coral 3    Discus

We are poised to have the same effect on the ocean as we did with mass extinctions on land, but are at a crucial turning point—if we act now. This is the central theme of the Aquarium of the Pacific’s Vanishing Animals exhibit, which opened last summer and will be closing this September 4. The public has the final opportunity to explore this exhibition, which is located in the Aquarium’s changing exhibits gallery on the first floor.

The gallery space highlights impacts of human activities on land resulting in terrestrial animal extinctions, tell stories of rebounds from near-extinction, then shows through live animal exhibits, multimedia and interactive displays, and interpretive panels how we have the opportunity in the near future to avert a similar path in the ocean. Animals on display include fishes, newts, salamanders native to local streams, and invasive species of crayfish and finfish in these ecosystems; American alligators; healthy corals contrasted with corals overgrown with algae; oysters, mussels, and white abalone, representing species commonly propagated in aquaculture farms; Atlantic cod; and cardinal tetras and discus fish. Visitors can also learn more about animal extinctions, humans’ relationship with our planet, and our future ocean through a five-minute daily show projected on the National Oceanic and Atmospheric Administration’s (NOAA) Science on a Sphere in the Aquarium’s Ocean Science Center.

“Actions we take now can help reduce the rate of extinctions occurring on land and in the ocean.  We know more about extinctions on land. We hope this exhibit inspires people to get involved at a time when we have the opportunity to shape the future of life in the ocean.” said Dr. Jerry Schubel, Aquarium of the Pacific president and CEO.  Upon entering the gallery, guests will learn in the first half about the stories of animals and habitats on land. In the second half, they will learn about the future of the ocean. In the terrestrial portion, visitors will encounter a habitat modeled after a freshwater stream. These ecosystems are among the most seriously threatened by pollution, land development, the introduction of non-native invasive species, and other activity. The animals displayed in this exhibit include local stream fishes, newts, and salamanders, and invasive species like crayfish. Next, an exhibit housing juvenile American alligators provides an example of an endangered species success story.

As visitors move into the aquatic side of the gallery, they will see an exhibit modeled after a coral reef. One side shows healthy corals, and the other is overgrown with algae, a problem attributed to harmful fishing practices that remove beneficial fish from reef ecosystems and runoff of nutrient-rich waters. Another exhibit showcases species that fish farmers propagate in the aquaculture industry, including white abalone, mussels, and oysters. Aquaculture is an example of a practice that when done responsibly could limit the impacts of overfishing and harmful fishing practices while providing a stable source of seafood for the world’s growing human population.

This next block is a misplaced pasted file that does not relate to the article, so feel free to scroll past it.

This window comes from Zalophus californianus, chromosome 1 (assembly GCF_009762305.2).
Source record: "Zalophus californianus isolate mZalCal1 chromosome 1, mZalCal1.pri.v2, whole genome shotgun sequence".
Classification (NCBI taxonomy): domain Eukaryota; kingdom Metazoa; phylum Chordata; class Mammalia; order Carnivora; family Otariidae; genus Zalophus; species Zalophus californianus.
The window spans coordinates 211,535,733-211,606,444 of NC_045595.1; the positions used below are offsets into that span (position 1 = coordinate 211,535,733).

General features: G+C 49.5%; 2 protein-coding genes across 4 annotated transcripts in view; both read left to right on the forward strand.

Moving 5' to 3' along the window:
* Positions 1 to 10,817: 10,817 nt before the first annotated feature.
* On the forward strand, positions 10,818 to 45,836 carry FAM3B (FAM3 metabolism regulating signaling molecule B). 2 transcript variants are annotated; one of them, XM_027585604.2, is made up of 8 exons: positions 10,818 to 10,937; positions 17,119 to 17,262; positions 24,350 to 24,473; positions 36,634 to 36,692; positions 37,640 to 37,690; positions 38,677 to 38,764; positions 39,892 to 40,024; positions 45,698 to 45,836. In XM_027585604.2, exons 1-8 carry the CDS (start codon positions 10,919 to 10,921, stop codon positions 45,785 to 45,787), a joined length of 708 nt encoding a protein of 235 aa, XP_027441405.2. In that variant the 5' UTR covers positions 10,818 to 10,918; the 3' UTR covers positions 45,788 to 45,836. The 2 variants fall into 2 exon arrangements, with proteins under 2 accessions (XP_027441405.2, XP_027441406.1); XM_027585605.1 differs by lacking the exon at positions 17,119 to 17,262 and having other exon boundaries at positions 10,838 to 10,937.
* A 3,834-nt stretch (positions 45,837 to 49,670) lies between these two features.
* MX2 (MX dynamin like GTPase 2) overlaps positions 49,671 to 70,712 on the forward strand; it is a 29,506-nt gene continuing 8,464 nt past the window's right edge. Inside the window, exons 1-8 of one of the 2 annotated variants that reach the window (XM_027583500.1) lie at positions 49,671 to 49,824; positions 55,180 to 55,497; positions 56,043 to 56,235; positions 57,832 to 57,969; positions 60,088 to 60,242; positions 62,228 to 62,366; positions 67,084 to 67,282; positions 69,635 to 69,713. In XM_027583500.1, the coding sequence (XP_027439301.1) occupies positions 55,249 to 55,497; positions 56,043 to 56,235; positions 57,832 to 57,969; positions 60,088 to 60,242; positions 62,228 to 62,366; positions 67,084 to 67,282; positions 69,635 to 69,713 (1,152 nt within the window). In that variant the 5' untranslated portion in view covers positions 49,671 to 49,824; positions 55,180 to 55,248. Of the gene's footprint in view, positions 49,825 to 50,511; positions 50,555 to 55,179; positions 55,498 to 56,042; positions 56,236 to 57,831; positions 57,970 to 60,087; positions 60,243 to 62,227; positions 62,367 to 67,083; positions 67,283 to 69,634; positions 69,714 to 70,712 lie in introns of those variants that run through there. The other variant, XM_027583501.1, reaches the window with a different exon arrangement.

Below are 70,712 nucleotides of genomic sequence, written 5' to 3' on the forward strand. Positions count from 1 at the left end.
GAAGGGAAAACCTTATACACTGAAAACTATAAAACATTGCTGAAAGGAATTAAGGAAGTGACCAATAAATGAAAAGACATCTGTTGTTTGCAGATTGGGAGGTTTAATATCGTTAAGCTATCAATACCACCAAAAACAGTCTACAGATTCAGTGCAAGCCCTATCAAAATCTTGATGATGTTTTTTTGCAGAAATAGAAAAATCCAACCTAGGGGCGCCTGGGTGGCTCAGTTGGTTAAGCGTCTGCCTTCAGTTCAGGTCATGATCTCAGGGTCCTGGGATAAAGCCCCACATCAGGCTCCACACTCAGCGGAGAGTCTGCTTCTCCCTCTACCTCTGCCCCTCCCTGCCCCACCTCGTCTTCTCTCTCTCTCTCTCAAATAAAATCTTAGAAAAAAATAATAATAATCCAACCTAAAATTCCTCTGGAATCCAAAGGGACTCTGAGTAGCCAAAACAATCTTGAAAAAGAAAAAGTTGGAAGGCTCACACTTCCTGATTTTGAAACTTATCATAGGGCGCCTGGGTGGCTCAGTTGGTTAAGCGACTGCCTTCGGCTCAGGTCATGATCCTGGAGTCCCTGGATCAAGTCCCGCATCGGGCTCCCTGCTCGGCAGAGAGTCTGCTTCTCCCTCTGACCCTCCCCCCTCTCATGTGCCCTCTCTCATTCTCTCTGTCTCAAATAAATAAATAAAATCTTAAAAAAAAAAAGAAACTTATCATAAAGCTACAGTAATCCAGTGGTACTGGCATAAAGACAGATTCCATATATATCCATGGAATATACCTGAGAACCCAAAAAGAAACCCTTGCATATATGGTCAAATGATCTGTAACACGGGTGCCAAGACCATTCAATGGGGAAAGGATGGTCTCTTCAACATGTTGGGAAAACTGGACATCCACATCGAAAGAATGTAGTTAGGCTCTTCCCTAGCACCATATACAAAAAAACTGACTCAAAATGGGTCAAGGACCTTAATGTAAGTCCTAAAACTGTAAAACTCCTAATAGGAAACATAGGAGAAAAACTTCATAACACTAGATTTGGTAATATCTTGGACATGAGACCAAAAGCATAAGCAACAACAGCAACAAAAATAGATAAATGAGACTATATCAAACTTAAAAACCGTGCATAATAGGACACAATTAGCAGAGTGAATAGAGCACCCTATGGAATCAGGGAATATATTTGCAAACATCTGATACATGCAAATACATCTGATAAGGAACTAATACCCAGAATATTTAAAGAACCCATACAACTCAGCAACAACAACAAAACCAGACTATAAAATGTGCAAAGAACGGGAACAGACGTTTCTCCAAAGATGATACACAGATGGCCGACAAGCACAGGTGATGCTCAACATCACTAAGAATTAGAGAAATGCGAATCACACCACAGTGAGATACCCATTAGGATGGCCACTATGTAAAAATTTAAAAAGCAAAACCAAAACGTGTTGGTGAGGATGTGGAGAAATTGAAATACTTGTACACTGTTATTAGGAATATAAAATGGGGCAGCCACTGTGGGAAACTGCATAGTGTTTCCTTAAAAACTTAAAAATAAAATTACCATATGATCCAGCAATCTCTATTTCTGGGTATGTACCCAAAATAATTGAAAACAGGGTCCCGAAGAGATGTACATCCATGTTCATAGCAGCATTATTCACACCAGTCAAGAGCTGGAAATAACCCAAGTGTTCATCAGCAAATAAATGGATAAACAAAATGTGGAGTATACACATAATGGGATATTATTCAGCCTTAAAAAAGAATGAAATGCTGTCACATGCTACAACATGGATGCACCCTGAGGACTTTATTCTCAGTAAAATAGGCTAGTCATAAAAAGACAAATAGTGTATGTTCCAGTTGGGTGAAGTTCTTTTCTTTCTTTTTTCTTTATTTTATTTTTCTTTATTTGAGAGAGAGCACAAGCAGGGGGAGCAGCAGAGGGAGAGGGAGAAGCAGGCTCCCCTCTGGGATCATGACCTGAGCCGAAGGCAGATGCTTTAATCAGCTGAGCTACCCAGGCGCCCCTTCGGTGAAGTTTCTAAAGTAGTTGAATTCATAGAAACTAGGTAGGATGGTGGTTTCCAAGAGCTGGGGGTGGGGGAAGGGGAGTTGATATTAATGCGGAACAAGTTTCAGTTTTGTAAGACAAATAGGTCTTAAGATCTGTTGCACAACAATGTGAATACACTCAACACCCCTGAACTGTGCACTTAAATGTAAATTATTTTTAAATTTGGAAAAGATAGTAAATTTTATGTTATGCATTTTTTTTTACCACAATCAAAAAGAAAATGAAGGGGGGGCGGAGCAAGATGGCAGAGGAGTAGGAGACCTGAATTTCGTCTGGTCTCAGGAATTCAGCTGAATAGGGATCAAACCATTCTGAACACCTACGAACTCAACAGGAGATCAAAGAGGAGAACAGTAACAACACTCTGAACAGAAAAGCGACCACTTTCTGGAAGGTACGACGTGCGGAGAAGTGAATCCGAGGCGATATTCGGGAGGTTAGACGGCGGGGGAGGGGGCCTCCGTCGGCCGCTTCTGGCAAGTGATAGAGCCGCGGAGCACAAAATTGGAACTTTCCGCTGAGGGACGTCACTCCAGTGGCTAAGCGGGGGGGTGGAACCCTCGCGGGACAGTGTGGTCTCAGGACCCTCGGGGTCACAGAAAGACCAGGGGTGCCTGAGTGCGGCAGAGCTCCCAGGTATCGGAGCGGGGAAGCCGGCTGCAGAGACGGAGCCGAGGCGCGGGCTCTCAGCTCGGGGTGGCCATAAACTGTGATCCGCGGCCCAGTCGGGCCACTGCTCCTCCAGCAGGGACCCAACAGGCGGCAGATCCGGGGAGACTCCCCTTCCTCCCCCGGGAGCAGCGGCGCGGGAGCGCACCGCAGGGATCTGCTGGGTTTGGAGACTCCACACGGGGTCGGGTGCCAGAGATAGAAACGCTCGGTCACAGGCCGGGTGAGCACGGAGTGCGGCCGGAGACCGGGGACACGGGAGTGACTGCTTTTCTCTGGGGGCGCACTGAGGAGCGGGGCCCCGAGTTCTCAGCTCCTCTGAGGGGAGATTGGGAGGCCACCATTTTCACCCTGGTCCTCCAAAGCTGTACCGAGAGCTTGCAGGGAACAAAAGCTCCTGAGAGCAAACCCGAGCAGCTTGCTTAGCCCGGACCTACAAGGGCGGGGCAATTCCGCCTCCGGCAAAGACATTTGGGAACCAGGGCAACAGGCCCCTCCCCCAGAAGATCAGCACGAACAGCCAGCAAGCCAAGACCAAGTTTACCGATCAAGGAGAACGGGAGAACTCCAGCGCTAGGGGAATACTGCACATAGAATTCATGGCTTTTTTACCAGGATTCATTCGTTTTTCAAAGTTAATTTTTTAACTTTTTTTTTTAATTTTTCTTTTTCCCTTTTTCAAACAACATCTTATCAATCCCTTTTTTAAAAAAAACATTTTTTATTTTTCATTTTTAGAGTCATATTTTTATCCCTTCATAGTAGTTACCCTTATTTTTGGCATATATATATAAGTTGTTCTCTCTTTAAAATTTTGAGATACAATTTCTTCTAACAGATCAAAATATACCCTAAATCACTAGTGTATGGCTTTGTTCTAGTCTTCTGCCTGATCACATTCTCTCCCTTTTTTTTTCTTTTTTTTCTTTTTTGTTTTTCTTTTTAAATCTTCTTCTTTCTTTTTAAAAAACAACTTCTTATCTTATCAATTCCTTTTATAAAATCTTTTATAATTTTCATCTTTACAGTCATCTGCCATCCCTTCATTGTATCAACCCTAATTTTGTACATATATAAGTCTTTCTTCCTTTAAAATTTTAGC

The gallery also features Atlantic cod, a species that has been overfished to the point of commercial extinction. Finally, an exhibit called Project Piaba tells the story of a well-managed freshwater fishery for fish like cardinal tetras and discus collected sustainably in South America for hobbyist aquariums. The visitor experience closes with a video that summarizes the major findings and conclusions of the article in Science that stimulated the development of the exhibition. Dr. Douglas McCauley, the paper’s lead author, came to the Aquarium in November 2015 to give a lecture and meet with Aquarium educators to develop the themes and stories in the exhibition. Dr. Elizabeth Hadly of Stanford University and Dr. Anthony Barnosky of the University of California, Berkeley, also contributed to the exhibit.

The nonprofit Aquarium of the Pacific is a community gathering place where diverse cultures and the arts are celebrated and where important challenges facing our planet are explored by scientists, policymakers, and stakeholders in search of sustainable solutions. The Aquarium is dedicated to conserving and building nature and nature’s services by building the interactions between and among peoples. Home to more than 11,000 animals, Aquarium exhibits include the Ocean Science Center, Molina Animal Care Center, and the new FROGS: Dazzling and DisappearingOur Water Future, and Archerfish exhibits. Beyond its animal exhibits, the Aquarium offers educational programs for people of all ages, from hands-on activities to lectures by leading scientists. The Aquarium has won a 2015 Travelers’ Choice Award for Aquariums, as awarded by TripAdvisor® travelers, and the 2017 TripAdvisor® Certificate of Excellence. The Aquarium offers memberships with unlimited FREE admission for 12 months, VIP Entrance, and other special benefits. For more information, call 562-590-3100 or visit


Credit: The Aquarium of the Pacific. Poto Credit: Aquarium of the Pacific.

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